Take Amy, for instance. She’s a young(ish), beautiful, intelligent, independent, charming, talented, and wealthy WASP lady. She is privileged in every way. She is the kind of woman who can make the most of feminism’s gains, because she is not oppressed for her race, class, sexuality, looks, ability… as her husband points out, men want her, women want to be her. The downside to having it all, though, is that she feels like she has to dazzle all the time, prove that all that privilege dripping off of her is not wasted, prove that she is worthy of admiration, not because she’s hot (though that’s part of it), but because she has advanced degrees in psychology from Ivy League schools, cooks French cuisine, speaks fluent Spanish, and can quote from classical literature and screwball comedies in the same breath.

I think a lot of women feel similar pressure, be it to a lesser degree. Feminism maintains that men and women are equal, that gender is a construct, sexuality fluid, the indicators of biological sex alterable—thus, there is no essential difference between men and women. If men can, women can, too—lift Olympic weights, run a company, drive a truck, build bridges, and so on—but for many self-proclaimed feminists, this creates a pressure to constantly maintain the persona of Strong Woman, because the failure to do so—to ask a guy’s help in changing a lightbulb or carrying groceries, to not fight for that deserved promotion at work, to stay with a philandering husband—is to invite criticisms of feminism itself (several times I’ve heard guys say that feminists shouldn’t be asking for their help in, like, fixing things or carrying stuff, because they [the women] say they’re strong, right? Can’t have it both ways). At the same time, Strong Woman has to deal with social pressure to find a nice man, get married, and raise a family, because if she fails to get a guy interested and committed, then there must be something wrong with her.

Unfortunately, not all men find Strong Woman desirable, because being with Strong Woman poses a challenge to their masculinity, which largely remains predicated on their ability to provide for, protect, and outdo women at providing and protecting. So what does a Strong Woman who wants romance do? Often, she pretends to be somebody she’s not, to make men feel that she needs them, to make men feel like men. Consider Mean Girls’ Cady Heron, a math nerd, deliberately flunking her math tests to get the hunky boy’s “help” and attention, or Amy Dunne, despite her disciplined and exacting nature, pretending to be Nick’s Cool Girl—a persona she characterizes as brilliant and laidback, who likes what her man likes and doesn’t ever complain or nag him to be anything other than what he is or do anything other than what he pleases, even when he’s already messing things up. The result? Snowballing disappointment and resentment for both (and high-octane madness fuel for Amy).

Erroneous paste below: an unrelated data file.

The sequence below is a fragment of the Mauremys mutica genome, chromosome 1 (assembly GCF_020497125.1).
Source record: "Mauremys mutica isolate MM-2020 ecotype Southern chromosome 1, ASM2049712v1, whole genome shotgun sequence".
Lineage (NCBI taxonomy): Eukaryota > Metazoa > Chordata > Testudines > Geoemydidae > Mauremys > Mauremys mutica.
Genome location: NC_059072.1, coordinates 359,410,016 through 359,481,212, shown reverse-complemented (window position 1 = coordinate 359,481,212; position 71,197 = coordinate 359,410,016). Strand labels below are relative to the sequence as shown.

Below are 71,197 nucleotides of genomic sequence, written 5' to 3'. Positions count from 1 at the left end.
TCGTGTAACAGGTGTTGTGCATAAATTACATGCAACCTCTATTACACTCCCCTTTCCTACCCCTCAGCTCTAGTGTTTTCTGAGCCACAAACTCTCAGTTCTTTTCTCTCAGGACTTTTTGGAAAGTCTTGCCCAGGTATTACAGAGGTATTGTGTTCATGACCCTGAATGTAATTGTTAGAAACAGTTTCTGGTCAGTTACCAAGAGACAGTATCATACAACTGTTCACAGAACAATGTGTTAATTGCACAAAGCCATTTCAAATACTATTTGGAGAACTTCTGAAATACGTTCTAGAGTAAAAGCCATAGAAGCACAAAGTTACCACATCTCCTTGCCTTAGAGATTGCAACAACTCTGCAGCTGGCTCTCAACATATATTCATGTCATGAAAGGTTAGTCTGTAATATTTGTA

The irony is that the gains of feminism have created new quandaries for women who desire independence, self-actualization, and professional success alongside romance, partnership, and family, which are social institutions that, by and large, have yet to catch on to the idea that persons need not be boxed into femininity vs. masculinity and all the opposing/hierarchical characteristics and values attached to each, that marriage and motherhood need not be a woman’s ultimate achievement and sacrifice, that men also don’t have to be the stronger party all the time, and that just because you can theoretically have it all doesn’t mean you should.

At the heart of Gone Girl isn’t a man vs. woman issue, but a social-constructs(gender, the media, the capitalist-driven economy)-are-fucking-with-us issue. And resolving that issue, at least within oneself, is not a matter of simply taking Nick’s or Amy’s side, but of trying to understand how their heady romance turned murderous, how two people who make their living out of words could so disastrously fail to communicate, why Amy—smart, attractive, rich, accomplished, adored—staged her own murder, and afterwards “let herself go,” dyeing her blonde locks a mousy brown, living off soda pop and hotdogs in a crummy cabin at the edge of some woods in Nowheresville, playing mini-golf with trailer trash.

Autumn Whitefield-Madrano writes in The New Inquiry about Laurie Penny’s Unspeakable Things: